Garbage Collector

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Linux Explained part 5 : The users management

Linux Explained part 5 : The users management
Tux, the Linux mascot

For the fifth entry of the Linux Explained series, we will now see how does Linux manage the users.

What is a user and group for Linux ?

If you remember the Unix history in the first chapter, one detail about the Multics, then Unix conception was to be multi-users. A multi-user software is a program able to give access to the computing resources by multiple users of the machine. Nowadays it must seems to be pretty obvious, but in the dark ages of computing, the ability for a computer to executes several processes simultaneously was limited. The concept of multitasking arrived in the years 1960, and the computers were able to share CPU time and resources for several processes at once, thanks to the implementation of scheduling, priority management, and inter-process communication.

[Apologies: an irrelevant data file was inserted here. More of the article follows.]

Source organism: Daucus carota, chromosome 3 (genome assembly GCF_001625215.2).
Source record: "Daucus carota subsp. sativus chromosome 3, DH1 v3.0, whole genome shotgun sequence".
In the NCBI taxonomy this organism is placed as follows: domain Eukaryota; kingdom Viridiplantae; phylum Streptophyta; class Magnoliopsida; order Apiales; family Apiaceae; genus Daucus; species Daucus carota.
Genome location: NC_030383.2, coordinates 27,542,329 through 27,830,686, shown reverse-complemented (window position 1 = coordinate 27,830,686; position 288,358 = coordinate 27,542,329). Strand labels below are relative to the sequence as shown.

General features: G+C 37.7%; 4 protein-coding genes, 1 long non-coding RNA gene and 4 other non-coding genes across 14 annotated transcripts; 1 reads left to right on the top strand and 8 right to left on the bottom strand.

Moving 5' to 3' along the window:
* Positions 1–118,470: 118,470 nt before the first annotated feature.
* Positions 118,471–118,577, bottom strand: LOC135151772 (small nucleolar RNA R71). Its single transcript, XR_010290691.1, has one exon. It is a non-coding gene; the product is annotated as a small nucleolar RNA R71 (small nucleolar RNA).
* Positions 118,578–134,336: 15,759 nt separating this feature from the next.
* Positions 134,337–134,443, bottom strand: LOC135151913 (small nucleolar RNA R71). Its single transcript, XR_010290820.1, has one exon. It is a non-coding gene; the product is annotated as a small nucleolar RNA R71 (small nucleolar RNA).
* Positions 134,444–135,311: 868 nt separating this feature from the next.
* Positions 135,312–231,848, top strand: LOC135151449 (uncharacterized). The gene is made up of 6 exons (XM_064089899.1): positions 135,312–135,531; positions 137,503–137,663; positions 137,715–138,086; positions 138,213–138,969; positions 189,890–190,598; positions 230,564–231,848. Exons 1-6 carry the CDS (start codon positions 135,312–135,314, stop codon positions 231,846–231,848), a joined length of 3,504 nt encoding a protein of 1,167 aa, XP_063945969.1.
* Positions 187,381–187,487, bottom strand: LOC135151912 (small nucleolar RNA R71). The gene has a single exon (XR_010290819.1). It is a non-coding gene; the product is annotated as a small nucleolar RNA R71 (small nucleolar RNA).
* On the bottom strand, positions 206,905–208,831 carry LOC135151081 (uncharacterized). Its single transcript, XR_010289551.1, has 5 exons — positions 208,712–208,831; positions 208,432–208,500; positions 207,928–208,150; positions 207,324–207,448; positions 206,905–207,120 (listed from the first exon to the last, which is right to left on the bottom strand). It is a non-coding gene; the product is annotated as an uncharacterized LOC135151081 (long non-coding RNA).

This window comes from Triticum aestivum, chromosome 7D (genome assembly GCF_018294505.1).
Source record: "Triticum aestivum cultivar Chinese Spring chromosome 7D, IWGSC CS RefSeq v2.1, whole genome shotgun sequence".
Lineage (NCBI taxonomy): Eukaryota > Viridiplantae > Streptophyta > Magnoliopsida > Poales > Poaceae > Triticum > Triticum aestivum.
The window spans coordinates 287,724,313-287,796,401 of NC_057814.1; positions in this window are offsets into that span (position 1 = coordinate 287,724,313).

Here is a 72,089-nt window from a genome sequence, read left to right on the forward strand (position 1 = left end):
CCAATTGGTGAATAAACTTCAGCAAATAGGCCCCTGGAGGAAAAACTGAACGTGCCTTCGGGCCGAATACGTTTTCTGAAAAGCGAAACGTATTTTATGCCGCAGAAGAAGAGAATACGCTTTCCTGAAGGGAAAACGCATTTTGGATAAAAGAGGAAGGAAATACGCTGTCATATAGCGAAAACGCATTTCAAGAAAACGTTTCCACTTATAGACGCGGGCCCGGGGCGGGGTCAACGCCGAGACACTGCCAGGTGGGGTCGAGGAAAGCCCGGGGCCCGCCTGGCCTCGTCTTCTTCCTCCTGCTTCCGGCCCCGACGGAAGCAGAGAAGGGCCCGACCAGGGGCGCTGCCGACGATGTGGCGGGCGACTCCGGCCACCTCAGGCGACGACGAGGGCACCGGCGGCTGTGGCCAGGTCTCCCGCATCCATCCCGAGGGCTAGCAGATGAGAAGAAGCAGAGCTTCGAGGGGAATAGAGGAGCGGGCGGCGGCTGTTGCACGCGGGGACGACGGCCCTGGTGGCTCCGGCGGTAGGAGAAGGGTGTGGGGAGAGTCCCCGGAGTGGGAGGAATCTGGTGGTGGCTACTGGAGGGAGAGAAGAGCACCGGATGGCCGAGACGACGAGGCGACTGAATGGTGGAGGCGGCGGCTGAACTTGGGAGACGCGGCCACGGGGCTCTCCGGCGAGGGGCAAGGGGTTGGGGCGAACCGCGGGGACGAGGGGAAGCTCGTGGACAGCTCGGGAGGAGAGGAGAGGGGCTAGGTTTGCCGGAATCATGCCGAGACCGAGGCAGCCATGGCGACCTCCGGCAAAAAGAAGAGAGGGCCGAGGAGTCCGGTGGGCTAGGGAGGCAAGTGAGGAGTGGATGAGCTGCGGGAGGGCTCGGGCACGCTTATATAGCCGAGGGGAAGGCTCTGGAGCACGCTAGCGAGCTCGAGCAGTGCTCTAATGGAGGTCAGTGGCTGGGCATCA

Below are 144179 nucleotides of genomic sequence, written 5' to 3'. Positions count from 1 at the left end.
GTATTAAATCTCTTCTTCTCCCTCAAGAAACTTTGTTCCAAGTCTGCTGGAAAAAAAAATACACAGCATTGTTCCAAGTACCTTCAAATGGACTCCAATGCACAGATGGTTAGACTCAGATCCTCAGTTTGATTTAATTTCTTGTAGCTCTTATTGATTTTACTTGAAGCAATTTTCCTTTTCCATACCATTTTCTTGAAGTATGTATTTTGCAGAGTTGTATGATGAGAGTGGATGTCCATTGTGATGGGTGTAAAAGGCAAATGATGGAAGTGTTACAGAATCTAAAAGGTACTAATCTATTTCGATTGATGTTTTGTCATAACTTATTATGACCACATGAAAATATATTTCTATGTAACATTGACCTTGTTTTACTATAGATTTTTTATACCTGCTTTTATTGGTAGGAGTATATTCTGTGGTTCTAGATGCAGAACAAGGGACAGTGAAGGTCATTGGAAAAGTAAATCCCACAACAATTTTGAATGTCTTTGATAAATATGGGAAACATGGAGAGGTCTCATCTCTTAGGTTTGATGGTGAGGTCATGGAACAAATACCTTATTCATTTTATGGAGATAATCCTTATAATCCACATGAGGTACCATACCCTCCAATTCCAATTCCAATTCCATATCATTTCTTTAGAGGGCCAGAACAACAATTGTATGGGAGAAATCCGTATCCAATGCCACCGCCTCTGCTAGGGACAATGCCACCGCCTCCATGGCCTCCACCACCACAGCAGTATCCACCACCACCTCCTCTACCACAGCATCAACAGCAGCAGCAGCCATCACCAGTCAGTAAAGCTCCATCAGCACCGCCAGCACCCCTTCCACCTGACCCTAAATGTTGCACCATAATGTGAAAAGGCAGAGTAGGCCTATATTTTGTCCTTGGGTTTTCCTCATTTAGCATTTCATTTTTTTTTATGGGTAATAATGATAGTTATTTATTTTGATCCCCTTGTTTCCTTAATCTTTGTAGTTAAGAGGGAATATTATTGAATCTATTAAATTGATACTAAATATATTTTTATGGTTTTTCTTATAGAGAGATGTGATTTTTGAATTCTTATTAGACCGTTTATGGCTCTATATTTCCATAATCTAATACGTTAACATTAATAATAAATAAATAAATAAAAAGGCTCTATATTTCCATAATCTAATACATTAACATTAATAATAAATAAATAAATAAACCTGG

One of the result of this implementation is the “users” management. In computing, a user is the physical person using a computer. It’s also a logical identity the operating system knows with specific permissions and rights : that’s the user account. The user account identity is usually protected by a password to ensure only people aware of this secret should access these specific computing resources.

Users accessing individually the computing resources

Individual user accesses management : each user must have explicit access to the computing resource. Administration cost is high and errors are more frequent. User permissions management and audit is complicated.